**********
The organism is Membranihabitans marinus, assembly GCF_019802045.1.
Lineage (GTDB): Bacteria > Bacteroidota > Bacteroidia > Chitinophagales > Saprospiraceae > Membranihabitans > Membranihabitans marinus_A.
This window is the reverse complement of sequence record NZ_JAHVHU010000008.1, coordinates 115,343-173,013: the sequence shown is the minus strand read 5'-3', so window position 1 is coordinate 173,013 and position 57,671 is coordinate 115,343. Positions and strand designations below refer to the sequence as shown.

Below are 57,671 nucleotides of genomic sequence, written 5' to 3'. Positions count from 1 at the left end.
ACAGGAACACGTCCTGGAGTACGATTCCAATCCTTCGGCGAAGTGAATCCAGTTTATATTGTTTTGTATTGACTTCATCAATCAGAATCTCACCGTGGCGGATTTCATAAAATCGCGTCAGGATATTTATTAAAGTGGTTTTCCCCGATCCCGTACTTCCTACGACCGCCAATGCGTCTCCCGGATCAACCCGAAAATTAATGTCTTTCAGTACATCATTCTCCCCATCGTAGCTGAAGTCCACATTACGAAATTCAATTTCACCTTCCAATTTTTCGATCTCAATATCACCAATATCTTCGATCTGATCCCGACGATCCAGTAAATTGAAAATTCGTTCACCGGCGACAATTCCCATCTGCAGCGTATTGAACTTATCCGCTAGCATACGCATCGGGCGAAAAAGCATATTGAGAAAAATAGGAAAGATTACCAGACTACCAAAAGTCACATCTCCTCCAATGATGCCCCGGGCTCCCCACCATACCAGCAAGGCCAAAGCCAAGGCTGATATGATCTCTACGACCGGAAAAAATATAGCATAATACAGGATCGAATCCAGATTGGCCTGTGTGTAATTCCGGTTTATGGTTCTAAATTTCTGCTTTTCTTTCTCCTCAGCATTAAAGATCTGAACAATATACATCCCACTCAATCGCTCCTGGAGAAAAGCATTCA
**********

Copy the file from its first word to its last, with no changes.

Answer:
The organism is Membranihabitans marinus, assembly GCF_019802045.1.
Lineage (GTDB): Bacteria > Bacteroidota > Bacteroidia > Chitinophagales > Saprospiraceae > Membranihabitans > Membranihabitans marinus_A.
This window is the reverse complement of sequence record NZ_JAHVHU010000008.1, coordinates 115,343-173,013: the sequence shown is the minus strand read 5'-3', so window position 1 is coordinate 173,013 and position 57,671 is coordinate 115,343. Positions and strand designations below refer to the sequence as shown.

Below are 57,671 nucleotides of genomic sequence, written 5' to 3'. Positions count from 1 at the left end.
ACAGGAACACGTCCTGGAGTACGATTCCAATCCTTCGGCGAAGTGAATCCAGTTTATATTGTTTTGTATTGACTTCATCAATCAGAATCTCACCGTGGCGGATTTCATAAAATCGCGTCAGGATATTTATTAAAGTGGTTTTCCCCGATCCCGTACTTCCTACGACCGCCAATGCGTCTCCCGGATCAACCCGAAAATTAATGTCTTTCAGTACATCATTCTCCCCATCGTAGCTGAAGTCCACATTACGAAATTCAATTTCACCTTCCAATTTTTCGATCTCAATATCACCAATATCTTCGATCTGATCCCGACGATCCAGTAAATTGAAAATTCGTTCACCGGCGACAATTCCCATCTGCAGCGTATTGAACTTATCCGCTAGCATACGCATCGGGCGAAAAAGCATATTGAGAAAAATAGGAAAGATTACCAGACTACCAAAAGTCACATCTCCTCCAATGATGCCCCGGGCTCCCCACCATACCAGCAAGGCCAAAGCCAAGGCTGATATGATCTCTACGACCGGAAAAAATATAGCATAATACAGGATCGAATCCAGATTGGCCTGTGTGTAATTCCGGTTTATGGTTCTAAATTTCTGCTTTTCTTTCTCCTCAGCATTAAAGATCTGAACAATATACATCCCACTCAATCGCTCCTGGAGAAAAGCATTCA